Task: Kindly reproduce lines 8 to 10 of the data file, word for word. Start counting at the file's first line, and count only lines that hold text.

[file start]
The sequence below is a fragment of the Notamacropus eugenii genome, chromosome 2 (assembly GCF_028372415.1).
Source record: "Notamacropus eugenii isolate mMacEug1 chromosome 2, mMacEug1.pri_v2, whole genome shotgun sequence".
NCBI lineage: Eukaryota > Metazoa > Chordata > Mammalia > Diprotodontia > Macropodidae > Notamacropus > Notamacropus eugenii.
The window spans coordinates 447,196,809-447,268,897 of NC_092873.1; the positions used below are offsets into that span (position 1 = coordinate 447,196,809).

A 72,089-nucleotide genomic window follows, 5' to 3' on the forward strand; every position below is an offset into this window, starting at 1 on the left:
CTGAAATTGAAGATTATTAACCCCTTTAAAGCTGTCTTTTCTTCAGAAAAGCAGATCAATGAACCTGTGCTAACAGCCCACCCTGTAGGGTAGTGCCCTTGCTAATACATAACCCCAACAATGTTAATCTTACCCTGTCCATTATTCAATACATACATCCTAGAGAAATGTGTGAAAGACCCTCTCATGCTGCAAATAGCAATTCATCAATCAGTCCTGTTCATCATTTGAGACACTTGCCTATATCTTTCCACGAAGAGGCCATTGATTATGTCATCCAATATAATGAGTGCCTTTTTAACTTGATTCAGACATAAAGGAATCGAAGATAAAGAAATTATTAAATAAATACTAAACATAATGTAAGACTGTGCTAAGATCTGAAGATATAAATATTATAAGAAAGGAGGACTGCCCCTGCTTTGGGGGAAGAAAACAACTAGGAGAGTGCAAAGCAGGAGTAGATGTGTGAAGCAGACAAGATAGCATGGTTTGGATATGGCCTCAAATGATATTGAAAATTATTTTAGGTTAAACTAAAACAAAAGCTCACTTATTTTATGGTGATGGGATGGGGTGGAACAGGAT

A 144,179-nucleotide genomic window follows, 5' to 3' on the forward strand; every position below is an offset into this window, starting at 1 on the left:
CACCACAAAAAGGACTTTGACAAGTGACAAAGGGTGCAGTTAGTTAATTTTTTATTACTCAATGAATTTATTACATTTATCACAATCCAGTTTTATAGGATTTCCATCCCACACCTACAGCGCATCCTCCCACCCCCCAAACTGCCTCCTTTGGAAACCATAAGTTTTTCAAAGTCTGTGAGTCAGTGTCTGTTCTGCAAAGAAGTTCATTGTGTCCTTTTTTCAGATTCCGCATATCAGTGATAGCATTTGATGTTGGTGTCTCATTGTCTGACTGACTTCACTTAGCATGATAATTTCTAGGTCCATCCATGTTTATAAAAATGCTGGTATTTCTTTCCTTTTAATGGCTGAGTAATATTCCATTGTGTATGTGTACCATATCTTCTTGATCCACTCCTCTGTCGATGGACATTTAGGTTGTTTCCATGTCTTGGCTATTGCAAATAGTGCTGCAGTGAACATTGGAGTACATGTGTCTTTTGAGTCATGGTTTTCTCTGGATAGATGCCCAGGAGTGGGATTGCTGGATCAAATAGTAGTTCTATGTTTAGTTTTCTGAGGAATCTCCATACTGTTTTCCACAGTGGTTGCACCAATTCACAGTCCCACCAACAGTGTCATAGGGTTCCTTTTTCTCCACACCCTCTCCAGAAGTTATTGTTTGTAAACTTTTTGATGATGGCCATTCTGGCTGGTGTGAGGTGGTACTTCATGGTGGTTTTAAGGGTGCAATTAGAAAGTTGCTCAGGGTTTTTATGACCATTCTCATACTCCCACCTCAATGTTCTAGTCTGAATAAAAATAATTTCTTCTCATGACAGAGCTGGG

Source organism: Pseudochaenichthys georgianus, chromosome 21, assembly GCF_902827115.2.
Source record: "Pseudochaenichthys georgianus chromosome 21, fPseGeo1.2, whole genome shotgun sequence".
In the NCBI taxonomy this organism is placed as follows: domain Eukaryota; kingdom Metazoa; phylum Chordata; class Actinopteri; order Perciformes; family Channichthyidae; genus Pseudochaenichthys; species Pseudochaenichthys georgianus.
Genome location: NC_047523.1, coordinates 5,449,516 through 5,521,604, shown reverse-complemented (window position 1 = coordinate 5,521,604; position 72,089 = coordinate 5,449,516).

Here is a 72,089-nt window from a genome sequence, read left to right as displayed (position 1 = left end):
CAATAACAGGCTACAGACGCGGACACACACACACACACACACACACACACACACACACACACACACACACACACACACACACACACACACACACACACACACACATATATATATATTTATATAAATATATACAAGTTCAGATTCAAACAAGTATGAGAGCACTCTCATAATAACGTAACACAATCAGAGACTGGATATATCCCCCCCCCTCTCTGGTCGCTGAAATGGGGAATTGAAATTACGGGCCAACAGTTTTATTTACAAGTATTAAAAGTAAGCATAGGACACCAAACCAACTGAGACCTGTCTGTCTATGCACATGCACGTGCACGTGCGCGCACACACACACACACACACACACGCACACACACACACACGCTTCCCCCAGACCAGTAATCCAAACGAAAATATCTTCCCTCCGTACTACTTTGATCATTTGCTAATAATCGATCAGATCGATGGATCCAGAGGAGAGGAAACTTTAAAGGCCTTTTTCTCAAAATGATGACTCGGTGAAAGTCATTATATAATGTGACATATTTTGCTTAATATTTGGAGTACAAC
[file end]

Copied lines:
CACCACAAAAAGGACTTTGACAAGTGACAAAGGGTGCAGTTAGTTAATTTTTTATTACTCAATGAATTTATTACATTTATCACAATCCAGTTTTATAGGATTTCCATCCCACACCTACAGCGCATCCTCCCACCCCCCAAACTGCCTCCTTTGGAAACCATAAGTTTTTCAAAGTCTGTGAGTCAGTGTCTGTTCTGCAAAGAAGTTCATTGTGTCCTTTTTTCAGATTCCGCATATCAGTGATAGCATTTGATGTTGGTGTCTCATTGTCTGACTGACTTCACTTAGCATGATAATTTCTAGGTCCATCCATGTTTATAAAAATGCTGGTATTTCTTTCCTTTTAATGGCTGAGTAATATTCCATTGTGTATGTGTACCATATCTTCTTGATCCACTCCTCTGTCGATGGACATTTAGGTTGTTTCCATGTCTTGGCTATTGCAAATAGTGCTGCAGTGAACATTGGAGTACATGTGTCTTTTGAGTCATGGTTTTCTCTGGATAGATGCCCAGGAGTGGGATTGCTGGATCAAATAGTAGTTCTATGTTTAGTTTTCTGAGGAATCTCCATACTGTTTTCCACAGTGGTTGCACCAATTCACAGTCCCACCAACAGTGTCATAGGGTTCCTTTTTCTCCACACCCTCTCCAGAAGTTATTGTTTGTAAACTTTTTGATGATGGCCATTCTGGCTGGTGTGAGGTGGTACTTCATGGTGGTTTTAAGGGTGCAATTAGAAAGTTGCTCAGGGTTTTTATGACCATTCTCATACTCCCACCTCAATGTTCTAGTCTGAATAAAAATAATTTCTTCTCATGACAGAGCTGGG

Source organism: Pseudochaenichthys georgianus, chromosome 21, assembly GCF_902827115.2.
Source record: "Pseudochaenichthys georgianus chromosome 21, fPseGeo1.2, whole genome shotgun sequence".